The Spingarn High School football team has a special play designed for sophomore running back Jawahn Preston. With the entire offensive line going in one direction, two of those big players break off as lead blockers. When they do, Preston is told to grasp a fistful of one of those lineman’s jerseys and once he sees an opening, to let go and run.
But the play has yet to make its debut in a game this season, and the reason has to do with the size of the player for whom it was created. Preston, for all his heart and desire to be one of the best running backs the District has ever seen, is quite possibly the smallest varsity football player in the Washington region.
He’s 4 feet 11 and 93 pounds.
Last year, he was also on the varsity team and was an inch shorter.
At many area schools, Preston, 14, wouldn’t even be on the varsity team lining up against 17-year-old, 200-plus pound players. But some D.C. public school football teams, including Spingarn, located off Benning Road in Northeast, struggle to fill a varsity roster, let alone a junior varsity. Issues of money, equipment and eligibility further complicate the matter.
Of the 35 players on Spingarn’s roster, seven are listed as 5-6 or smaller — and three of those players are sophomores.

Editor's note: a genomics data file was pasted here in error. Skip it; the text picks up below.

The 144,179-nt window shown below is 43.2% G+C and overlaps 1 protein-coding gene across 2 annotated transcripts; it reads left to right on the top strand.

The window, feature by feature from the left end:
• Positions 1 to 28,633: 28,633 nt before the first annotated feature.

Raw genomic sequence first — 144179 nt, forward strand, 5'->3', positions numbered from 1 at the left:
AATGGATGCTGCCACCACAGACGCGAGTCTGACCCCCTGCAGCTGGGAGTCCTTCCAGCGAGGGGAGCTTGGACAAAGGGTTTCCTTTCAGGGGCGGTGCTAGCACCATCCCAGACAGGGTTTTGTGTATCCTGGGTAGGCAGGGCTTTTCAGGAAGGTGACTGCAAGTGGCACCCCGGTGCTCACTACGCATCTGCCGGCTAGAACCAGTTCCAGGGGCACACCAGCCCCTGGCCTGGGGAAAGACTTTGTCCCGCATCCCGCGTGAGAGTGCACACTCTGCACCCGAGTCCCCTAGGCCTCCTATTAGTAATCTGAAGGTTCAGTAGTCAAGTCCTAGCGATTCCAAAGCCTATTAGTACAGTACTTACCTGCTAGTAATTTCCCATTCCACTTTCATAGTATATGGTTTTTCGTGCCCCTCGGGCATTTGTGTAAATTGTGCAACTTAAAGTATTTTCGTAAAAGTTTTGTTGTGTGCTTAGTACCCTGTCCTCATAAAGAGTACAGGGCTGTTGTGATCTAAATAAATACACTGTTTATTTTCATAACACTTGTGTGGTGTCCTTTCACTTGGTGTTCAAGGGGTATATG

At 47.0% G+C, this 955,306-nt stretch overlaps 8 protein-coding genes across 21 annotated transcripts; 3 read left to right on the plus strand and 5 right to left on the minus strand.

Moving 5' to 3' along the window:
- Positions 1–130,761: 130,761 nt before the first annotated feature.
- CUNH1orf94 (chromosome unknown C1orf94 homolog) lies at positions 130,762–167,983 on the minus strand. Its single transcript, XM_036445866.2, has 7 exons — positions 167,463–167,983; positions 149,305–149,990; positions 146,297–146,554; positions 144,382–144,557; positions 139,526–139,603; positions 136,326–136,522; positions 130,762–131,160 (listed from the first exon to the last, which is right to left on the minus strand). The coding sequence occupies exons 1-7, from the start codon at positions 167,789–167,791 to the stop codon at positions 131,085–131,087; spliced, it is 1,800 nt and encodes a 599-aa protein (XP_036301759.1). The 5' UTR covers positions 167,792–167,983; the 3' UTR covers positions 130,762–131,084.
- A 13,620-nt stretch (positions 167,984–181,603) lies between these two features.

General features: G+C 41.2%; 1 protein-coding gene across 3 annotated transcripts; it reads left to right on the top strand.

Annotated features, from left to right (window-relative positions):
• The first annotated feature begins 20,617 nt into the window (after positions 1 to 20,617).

“I would love to have a junior varsity team because I’ve got junior varsity kids playing varsity football,” Spingarn Coach Charlie McKie said. “It helps the varsity in one aspect but it doesn’t help the kids in some aspects. They get some varsity time but they’d do a little better if they were playing JV.”
Of the 11 high schools in the D.C. Interscholastic Athletic Association that play varsity football, only five have junior varsity teams. According to DCPS figures, Spingarn’s enrollment of 551 students is the smallest in the DCIAA. The next smallest enrollments — Cardozo and Theodore Roosevelt — also don’t have junior varsity teams and both had to forfeit or cancel varsity games this season because of a lack of eligible players. Theodore Roosevelt last had a junior varsity team two years ago.